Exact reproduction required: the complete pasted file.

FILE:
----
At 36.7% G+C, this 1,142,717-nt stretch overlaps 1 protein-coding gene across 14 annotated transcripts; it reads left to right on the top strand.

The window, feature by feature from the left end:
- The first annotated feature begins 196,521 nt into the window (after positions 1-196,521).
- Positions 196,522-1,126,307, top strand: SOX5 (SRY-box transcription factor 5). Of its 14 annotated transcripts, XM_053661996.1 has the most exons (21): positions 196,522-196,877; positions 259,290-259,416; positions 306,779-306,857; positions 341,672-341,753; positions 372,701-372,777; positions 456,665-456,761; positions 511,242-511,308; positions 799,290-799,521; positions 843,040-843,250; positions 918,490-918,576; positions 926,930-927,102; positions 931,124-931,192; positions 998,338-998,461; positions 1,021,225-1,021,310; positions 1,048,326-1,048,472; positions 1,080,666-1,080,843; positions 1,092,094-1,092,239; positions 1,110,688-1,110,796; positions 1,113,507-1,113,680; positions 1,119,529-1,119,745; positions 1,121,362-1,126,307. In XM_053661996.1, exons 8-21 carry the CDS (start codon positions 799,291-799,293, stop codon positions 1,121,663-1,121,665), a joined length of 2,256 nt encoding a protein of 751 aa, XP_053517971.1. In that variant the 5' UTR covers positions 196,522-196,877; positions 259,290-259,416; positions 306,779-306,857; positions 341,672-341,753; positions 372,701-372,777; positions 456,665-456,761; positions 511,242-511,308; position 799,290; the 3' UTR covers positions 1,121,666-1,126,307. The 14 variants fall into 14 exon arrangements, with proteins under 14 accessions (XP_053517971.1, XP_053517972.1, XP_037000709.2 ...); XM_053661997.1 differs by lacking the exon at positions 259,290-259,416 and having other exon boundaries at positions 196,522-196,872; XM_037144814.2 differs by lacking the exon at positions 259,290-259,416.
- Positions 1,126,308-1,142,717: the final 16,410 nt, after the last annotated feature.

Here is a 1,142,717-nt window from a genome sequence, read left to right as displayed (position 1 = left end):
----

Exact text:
At 36.7% G+C, this 1,142,717-nt stretch overlaps 1 protein-coding gene across 14 annotated transcripts; it reads left to right on the top strand.

The window, feature by feature from the left end:
- The first annotated feature begins 196,521 nt into the window (after positions 1-196,521).
- Positions 196,522-1,126,307, top strand: SOX5 (SRY-box transcription factor 5). Of its 14 annotated transcripts, XM_053661996.1 has the most exons (21): positions 196,522-196,877; positions 259,290-259,416; positions 306,779-306,857; positions 341,672-341,753; positions 372,701-372,777; positions 456,665-456,761; positions 511,242-511,308; positions 799,290-799,521; positions 843,040-843,250; positions 918,490-918,576; positions 926,930-927,102; positions 931,124-931,192; positions 998,338-998,461; positions 1,021,225-1,021,310; positions 1,048,326-1,048,472; positions 1,080,666-1,080,843; positions 1,092,094-1,092,239; positions 1,110,688-1,110,796; positions 1,113,507-1,113,680; positions 1,119,529-1,119,745; positions 1,121,362-1,126,307. In XM_053661996.1, exons 8-21 carry the CDS (start codon positions 799,291-799,293, stop codon positions 1,121,663-1,121,665), a joined length of 2,256 nt encoding a protein of 751 aa, XP_053517971.1. In that variant the 5' UTR covers positions 196,522-196,877; positions 259,290-259,416; positions 306,779-306,857; positions 341,672-341,753; positions 372,701-372,777; positions 456,665-456,761; positions 511,242-511,308; position 799,290; the 3' UTR covers positions 1,121,666-1,126,307. The 14 variants fall into 14 exon arrangements, with proteins under 14 accessions (XP_053517971.1, XP_053517972.1, XP_037000709.2 ...); XM_053661997.1 differs by lacking the exon at positions 259,290-259,416 and having other exon boundaries at positions 196,522-196,872; XM_037144814.2 differs by lacking the exon at positions 259,290-259,416.
- Positions 1,126,308-1,142,717: the final 16,410 nt, after the last annotated feature.

Here is a 1,142,717-nt window from a genome sequence, read left to right as displayed (position 1 = left end):